John Giorno

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John Giorno
John-Giorno.jpg
John Giorno at Annikki Poetry Festival press conference in Tampere, Finland on June 11, 2010
Born(1936-12-04)December 4, 1936
DiedOctober 11, 2019(2019-10-11) (aged 82)
New York City, U.S.
EducationColumbia University
OccupationPoet, performance artist
Spouse(s)Ugo Rondinone

John Giorno (December 4, 1936 – October 11, 2019) was an American poet and performance artist. He founded the not-for-profit production company Giorno Poetry Systems and organized a number of early multimedia poetry experiments and events, including Dial-A-Poem. He became prominent as the subject of Andy Warhol's film Sleep (1964). He was also an AIDS activist and fundraiser, and a long-time practitioner of the Nyingma tradition of Tibetan Buddhism.[1]

Biography[edit]

Giorno was born in New York City, and was raised both in Brooklyn and the Long Island town of Roslyn Heights.[2] He attended high school at James Madison High School in Brooklyn and graduated from Columbia University in 1958, where he was a "college chum" of physicist Hans Christian von Baeyer.[2][3] While in his early twenties, he briefly worked in New York City as a stockbroker. In 1962 he met Andy Warhol during Warhol's first New York Pop Art solo exhibit at Eleanor Ward's Stable Gallery. They became lovers and Warhol remained an important influence for Giorno's developments in poetry, performance and recordings.

Warhol's 1964 silent film Sleep shows Giorno sleeping on camera for more than five hours.[4] A lesser-known Warhol film featuring Giorno, John Washing (also 1963), runs a mere 4½ minutes.[5] Giorno and Warhol are said to have remained very close until 1964, after which time their meetings were rare. Their relationship was revived somewhat in the last year before Warhol's death. Inspired by Warhol, and subsequent relationships with Robert Rauschenberg and Jasper Johns, Giorno began applying Pop Art techniques of appropriation of found imagery to his poetry, producing The American Book of the Dead in 1964 (published in part in his first book, Poems, in 1967). Meetings with William S. Burroughs and Brion Gysin in 1964 contributed to his interest in applying cut up and montage techniques to found texts, and (via Gysin) his first audio poem pieces, one of which was played at the Paris Museum of Modern Art Biennale in 1965.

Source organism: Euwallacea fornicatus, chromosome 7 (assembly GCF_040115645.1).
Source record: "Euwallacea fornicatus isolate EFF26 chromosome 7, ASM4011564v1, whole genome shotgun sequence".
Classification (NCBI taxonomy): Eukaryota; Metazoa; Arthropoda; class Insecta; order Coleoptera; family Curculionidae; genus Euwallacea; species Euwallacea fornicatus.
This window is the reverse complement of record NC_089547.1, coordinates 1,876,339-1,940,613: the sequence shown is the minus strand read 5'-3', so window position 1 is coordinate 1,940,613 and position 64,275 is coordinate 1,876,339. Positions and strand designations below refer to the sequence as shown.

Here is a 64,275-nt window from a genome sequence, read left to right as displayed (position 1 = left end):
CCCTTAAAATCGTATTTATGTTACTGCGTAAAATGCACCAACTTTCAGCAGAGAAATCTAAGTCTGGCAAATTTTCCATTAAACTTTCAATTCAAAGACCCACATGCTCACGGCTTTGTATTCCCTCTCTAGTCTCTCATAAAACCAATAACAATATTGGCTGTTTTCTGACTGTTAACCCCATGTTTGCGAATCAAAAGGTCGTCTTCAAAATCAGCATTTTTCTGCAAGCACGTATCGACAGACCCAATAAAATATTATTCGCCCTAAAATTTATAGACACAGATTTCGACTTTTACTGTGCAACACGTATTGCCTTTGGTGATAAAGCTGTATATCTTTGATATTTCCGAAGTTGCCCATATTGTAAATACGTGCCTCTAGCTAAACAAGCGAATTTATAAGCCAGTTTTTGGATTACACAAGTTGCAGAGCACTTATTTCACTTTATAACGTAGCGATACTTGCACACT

Inspired by Rauschenberg's Experiments in Art and Technology events of 1966, Giorno began making "Electronic Sensory Poetry Environments", working in collaboration with synthesizer creator Robert Moog and others to create psychedelic poetry installation/happenings at venues such as St. Mark's Church in New York. In 1965, Giorno founded a not-for-profit production company, Giorno Poetry Systems in order to connect poetry to new audiences, using innovative technologies. In 1967, Giorno organized the first Dial-A-Poem event at the Architectural League of New York, making short poems by various contemporary poets available over the telephone. The piece was repeated to considerable acclaim at the Museum of Modern Art in 1970, and resulted in a series of LP records compiling the recordings, which were issued by Giorno Poetry Systems. Some of the poets and artists who recorded or collaborated with Giorno Poetry Systems were Burroughs, John Ashbery, Ted Berrigan, Patti Smith, Laurie Anderson, Philip Glass, Robert Rauschenberg and Robert Mapplethorpe.